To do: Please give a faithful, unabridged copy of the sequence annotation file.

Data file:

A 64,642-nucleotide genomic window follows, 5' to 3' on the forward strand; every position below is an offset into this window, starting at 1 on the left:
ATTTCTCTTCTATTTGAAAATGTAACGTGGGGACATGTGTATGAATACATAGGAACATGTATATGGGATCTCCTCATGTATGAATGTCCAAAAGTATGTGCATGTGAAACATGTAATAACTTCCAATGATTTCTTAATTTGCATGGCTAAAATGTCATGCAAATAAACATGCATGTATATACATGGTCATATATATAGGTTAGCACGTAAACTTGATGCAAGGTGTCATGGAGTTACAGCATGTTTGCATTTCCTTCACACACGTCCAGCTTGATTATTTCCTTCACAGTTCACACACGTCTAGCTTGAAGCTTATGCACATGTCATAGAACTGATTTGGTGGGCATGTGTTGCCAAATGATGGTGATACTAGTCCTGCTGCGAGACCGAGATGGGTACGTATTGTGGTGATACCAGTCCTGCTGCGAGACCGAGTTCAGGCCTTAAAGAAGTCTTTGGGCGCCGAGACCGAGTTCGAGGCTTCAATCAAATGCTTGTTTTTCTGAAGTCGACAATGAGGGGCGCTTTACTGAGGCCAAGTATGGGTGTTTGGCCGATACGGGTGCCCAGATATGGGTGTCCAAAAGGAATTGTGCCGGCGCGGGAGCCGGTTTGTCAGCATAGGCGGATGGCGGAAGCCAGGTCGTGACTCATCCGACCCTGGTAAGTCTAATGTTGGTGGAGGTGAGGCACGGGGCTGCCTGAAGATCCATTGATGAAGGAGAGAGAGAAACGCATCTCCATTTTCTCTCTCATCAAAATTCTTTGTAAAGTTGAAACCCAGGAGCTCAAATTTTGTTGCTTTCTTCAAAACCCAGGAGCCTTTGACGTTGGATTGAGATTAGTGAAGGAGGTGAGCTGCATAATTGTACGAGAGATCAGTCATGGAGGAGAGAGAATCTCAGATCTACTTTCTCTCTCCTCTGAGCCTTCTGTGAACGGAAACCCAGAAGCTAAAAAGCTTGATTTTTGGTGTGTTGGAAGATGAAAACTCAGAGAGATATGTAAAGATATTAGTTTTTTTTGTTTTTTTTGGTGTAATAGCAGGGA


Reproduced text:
A 64,642-nucleotide genomic window follows, 5' to 3' on the forward strand; every position below is an offset into this window, starting at 1 on the left:
ATTTCTCTTCTATTTGAAAATGTAACGTGGGGACATGTGTATGAATACATAGGAACATGTATATGGGATCTCCTCATGTATGAATGTCCAAAAGTATGTGCATGTGAAACATGTAATAACTTCCAATGATTTCTTAATTTGCATGGCTAAAATGTCATGCAAATAAACATGCATGTATATACATGGTCATATATATAGGTTAGCACGTAAACTTGATGCAAGGTGTCATGGAGTTACAGCATGTTTGCATTTCCTTCACACACGTCCAGCTTGATTATTTCCTTCACAGTTCACACACGTCTAGCTTGAAGCTTATGCACATGTCATAGAACTGATTTGGTGGGCATGTGTTGCCAAATGATGGTGATACTAGTCCTGCTGCGAGACCGAGATGGGTACGTATTGTGGTGATACCAGTCCTGCTGCGAGACCGAGTTCAGGCCTTAAAGAAGTCTTTGGGCGCCGAGACCGAGTTCGAGGCTTCAATCAAATGCTTGTTTTTCTGAAGTCGACAATGAGGGGCGCTTTACTGAGGCCAAGTATGGGTGTTTGGCCGATACGGGTGCCCAGATATGGGTGTCCAAAAGGAATTGTGCCGGCGCGGGAGCCGGTTTGTCAGCATAGGCGGATGGCGGAAGCCAGGTCGTGACTCATCCGACCCTGGTAAGTCTAATGTTGGTGGAGGTGAGGCACGGGGCTGCCTGAAGATCCATTGATGAAGGAGAGAGAGAAACGCATCTCCATTTTCTCTCTCATCAAAATTCTTTGTAAAGTTGAAACCCAGGAGCTCAAATTTTGTTGCTTTCTTCAAAACCCAGGAGCCTTTGACGTTGGATTGAGATTAGTGAAGGAGGTGAGCTGCATAATTGTACGAGAGATCAGTCATGGAGGAGAGAGAATCTCAGATCTACTTTCTCTCTCCTCTGAGCCTTCTGTGAACGGAAACCCAGAAGCTAAAAAGCTTGATTTTTGGTGTGTTGGAAGATGAAAACTCAGAGAGATATGTAAAGATATTAGTTTTTTTTGTTTTTTTTGGTGTAATAGCAGGGA